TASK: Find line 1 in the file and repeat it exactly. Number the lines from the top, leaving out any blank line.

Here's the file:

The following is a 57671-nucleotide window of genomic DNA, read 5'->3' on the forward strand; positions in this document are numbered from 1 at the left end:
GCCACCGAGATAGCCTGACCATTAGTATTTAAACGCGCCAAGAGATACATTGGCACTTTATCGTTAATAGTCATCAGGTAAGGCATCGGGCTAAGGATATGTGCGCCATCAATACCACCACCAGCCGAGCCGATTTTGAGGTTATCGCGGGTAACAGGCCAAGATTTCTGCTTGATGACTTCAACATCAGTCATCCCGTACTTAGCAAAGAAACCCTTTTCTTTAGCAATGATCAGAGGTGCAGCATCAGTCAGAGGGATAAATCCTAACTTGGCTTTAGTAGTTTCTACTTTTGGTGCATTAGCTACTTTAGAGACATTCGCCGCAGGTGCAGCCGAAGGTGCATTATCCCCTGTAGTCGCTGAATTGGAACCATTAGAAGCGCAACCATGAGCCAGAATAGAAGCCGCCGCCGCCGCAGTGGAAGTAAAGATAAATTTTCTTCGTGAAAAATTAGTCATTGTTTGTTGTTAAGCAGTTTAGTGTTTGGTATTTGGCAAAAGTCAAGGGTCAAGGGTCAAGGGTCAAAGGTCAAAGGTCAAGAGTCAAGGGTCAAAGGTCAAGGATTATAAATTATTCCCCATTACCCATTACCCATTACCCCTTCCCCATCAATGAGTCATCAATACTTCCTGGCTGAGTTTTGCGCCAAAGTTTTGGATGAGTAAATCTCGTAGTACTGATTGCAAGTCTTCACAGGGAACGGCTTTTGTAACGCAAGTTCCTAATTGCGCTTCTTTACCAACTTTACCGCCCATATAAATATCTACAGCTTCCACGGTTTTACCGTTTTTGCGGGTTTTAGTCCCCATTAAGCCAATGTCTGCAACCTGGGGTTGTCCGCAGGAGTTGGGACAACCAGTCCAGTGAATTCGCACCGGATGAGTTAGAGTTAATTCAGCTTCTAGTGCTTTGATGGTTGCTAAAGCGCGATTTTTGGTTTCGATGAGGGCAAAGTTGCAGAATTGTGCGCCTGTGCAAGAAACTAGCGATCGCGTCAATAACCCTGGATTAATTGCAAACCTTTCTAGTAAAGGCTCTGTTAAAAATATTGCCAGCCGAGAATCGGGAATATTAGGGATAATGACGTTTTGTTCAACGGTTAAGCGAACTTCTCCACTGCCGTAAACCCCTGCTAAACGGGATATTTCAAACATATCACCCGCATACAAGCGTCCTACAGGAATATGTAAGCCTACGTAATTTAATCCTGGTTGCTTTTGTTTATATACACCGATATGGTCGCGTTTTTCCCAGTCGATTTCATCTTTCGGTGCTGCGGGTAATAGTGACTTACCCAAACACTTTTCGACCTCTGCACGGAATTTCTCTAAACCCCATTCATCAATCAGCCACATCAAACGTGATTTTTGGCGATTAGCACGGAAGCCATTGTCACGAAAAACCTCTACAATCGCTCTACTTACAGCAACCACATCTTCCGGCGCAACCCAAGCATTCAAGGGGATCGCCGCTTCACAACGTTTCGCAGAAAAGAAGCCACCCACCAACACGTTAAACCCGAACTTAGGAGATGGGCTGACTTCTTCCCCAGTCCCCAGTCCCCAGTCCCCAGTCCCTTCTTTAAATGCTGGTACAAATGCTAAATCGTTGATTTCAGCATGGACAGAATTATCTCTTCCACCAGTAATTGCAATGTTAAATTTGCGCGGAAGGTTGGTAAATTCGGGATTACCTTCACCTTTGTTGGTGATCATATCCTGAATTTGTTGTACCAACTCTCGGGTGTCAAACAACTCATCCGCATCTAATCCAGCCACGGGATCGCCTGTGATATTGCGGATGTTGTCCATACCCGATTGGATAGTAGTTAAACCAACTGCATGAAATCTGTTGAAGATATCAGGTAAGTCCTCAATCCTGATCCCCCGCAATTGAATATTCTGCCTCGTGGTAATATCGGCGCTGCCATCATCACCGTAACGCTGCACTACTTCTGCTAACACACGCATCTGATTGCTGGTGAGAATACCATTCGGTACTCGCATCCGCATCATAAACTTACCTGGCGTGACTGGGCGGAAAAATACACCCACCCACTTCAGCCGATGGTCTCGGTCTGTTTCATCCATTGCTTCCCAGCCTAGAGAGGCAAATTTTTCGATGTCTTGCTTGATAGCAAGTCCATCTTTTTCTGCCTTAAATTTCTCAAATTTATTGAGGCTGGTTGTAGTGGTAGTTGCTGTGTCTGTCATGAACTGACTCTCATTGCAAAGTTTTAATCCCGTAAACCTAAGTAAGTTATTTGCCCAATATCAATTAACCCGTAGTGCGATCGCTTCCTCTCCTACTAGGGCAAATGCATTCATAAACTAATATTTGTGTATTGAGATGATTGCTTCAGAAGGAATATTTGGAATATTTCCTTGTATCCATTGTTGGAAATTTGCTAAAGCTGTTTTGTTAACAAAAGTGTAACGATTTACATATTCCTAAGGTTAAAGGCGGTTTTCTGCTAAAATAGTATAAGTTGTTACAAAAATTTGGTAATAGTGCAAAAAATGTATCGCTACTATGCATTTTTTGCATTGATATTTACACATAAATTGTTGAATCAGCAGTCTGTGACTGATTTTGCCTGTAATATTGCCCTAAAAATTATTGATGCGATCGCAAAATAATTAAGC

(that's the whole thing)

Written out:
The following is a 57671-nucleotide window of genomic DNA, read 5'->3' on the forward strand; positions in this document are numbered from 1 at the left end: